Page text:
A third finding emerged from the results of the Phase 1 and 2 analyses. It is that teachers may learn to use a learning trajectory for student thinking without reconceptualizing students as learners. This is evident in the changes that occurred in the ability storyline in Phase 2. Teachers integrated the learning trajectory into their speech acts, yet did not change how they viewed their students’ ability to learn mathematics.

Researchers expected that leveraging professional development about learning trajectories to explain the cognitive behaviors or thinking students apply in learning mathematics would change teachers’ discourse patterns about their students as learners of mathematics.
Further, by transforming teachers’ storylines, researchers anticipate their instructional efficacy would change. This study underscores the complexity of professional development required to produces changes in teachers’ pre-existing storylines.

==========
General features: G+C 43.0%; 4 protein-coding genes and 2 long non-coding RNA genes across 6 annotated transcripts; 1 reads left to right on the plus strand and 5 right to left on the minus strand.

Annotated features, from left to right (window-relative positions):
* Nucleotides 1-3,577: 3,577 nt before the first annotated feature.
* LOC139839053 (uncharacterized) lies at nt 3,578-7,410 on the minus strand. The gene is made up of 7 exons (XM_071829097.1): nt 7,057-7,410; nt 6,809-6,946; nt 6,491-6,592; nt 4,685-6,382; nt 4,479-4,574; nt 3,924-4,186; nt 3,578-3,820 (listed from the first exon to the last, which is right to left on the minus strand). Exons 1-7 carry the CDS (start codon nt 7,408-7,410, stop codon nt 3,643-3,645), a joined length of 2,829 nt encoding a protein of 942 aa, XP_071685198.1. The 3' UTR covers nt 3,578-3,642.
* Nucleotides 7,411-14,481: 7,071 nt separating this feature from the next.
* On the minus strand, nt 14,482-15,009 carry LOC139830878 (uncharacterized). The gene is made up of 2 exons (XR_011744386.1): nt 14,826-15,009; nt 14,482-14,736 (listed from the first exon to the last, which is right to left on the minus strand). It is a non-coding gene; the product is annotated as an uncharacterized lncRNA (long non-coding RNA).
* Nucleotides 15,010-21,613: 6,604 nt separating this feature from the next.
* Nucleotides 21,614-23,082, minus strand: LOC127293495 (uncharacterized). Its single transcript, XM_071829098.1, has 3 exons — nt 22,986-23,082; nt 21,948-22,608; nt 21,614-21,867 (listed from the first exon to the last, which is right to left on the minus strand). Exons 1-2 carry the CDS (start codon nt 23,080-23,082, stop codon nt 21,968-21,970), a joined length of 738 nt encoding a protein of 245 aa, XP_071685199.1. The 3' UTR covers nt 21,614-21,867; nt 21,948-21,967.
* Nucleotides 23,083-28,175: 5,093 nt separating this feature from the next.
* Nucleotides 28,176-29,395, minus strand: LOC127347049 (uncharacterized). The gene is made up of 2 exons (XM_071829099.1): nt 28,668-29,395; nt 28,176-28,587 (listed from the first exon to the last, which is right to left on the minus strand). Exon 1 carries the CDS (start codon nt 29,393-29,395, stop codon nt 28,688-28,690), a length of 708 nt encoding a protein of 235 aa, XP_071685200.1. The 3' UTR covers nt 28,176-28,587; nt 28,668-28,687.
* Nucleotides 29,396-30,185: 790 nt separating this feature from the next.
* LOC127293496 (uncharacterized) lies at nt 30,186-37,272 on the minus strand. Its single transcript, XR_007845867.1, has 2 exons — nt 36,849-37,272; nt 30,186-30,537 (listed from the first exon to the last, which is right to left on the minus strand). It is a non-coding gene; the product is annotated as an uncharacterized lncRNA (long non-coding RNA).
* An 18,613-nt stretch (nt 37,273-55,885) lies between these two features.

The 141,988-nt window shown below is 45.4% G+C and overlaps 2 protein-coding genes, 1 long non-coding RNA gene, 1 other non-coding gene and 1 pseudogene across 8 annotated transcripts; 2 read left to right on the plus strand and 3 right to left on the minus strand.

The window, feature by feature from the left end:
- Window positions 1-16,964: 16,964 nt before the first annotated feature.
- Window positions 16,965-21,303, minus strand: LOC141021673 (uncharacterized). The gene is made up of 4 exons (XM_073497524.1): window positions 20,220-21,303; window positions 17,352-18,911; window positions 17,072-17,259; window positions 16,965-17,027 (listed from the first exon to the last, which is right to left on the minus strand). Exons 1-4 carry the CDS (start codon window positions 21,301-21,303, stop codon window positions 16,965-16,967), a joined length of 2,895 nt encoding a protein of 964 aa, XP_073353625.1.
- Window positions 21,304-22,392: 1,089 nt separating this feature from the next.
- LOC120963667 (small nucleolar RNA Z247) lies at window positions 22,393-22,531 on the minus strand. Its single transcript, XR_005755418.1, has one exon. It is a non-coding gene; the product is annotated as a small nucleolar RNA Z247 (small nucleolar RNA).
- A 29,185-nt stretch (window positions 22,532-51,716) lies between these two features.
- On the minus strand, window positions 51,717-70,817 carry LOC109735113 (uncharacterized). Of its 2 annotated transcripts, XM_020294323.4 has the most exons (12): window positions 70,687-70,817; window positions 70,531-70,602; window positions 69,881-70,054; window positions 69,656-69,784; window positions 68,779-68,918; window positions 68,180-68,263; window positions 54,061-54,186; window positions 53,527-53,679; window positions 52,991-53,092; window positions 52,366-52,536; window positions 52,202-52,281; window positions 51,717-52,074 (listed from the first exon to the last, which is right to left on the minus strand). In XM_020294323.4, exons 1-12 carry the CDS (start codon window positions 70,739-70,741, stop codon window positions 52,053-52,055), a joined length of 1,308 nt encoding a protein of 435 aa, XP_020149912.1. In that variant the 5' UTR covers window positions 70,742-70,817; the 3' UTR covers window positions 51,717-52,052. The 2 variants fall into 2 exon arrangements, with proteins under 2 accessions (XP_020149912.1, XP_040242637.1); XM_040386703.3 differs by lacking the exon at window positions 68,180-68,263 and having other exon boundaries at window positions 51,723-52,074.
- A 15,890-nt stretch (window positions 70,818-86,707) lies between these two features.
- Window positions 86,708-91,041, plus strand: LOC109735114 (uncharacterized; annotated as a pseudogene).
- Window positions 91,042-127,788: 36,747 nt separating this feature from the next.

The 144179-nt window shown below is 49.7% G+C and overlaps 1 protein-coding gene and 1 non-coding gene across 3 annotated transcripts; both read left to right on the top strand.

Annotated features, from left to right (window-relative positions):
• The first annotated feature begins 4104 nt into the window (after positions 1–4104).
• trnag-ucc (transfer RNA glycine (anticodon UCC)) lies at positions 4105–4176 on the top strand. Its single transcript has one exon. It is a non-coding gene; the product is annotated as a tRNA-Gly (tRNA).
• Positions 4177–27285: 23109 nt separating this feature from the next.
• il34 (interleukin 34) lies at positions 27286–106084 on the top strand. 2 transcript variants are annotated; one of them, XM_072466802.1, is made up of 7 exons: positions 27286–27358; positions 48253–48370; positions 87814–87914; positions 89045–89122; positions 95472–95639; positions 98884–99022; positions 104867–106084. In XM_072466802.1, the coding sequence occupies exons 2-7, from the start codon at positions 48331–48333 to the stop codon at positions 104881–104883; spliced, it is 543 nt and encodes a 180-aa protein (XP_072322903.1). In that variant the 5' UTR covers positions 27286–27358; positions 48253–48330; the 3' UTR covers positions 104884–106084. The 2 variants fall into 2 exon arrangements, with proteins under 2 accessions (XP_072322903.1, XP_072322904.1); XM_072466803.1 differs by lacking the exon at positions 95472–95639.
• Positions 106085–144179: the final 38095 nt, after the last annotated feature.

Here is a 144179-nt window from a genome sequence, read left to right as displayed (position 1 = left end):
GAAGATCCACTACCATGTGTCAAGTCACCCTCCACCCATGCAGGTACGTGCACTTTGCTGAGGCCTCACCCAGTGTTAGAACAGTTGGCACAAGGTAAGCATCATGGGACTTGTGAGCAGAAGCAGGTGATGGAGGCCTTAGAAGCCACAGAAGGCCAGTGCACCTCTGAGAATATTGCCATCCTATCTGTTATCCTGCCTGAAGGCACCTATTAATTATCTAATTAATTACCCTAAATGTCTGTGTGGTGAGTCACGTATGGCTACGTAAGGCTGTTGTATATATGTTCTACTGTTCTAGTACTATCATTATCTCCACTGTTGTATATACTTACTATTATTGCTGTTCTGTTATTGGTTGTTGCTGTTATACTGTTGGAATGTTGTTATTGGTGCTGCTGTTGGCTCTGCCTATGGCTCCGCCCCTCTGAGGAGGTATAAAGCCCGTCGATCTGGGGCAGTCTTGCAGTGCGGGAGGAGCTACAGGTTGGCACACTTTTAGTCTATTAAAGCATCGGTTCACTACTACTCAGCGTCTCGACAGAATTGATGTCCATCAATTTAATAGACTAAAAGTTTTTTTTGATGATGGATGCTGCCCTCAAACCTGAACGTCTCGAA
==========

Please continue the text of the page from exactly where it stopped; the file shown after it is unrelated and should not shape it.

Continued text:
Limitations

Several limitations are noteworthy. The sample size is small and in a single school. While researchers have conducted parallel studies on the same constructs in other settings, the size and context of this study limit the implications for other subjects and contexts.

From the perspective of the design of the professional development, researchers identify changes they would integrate into future professional development, such as including more norms for how to talk about students as learners and more direct approaches.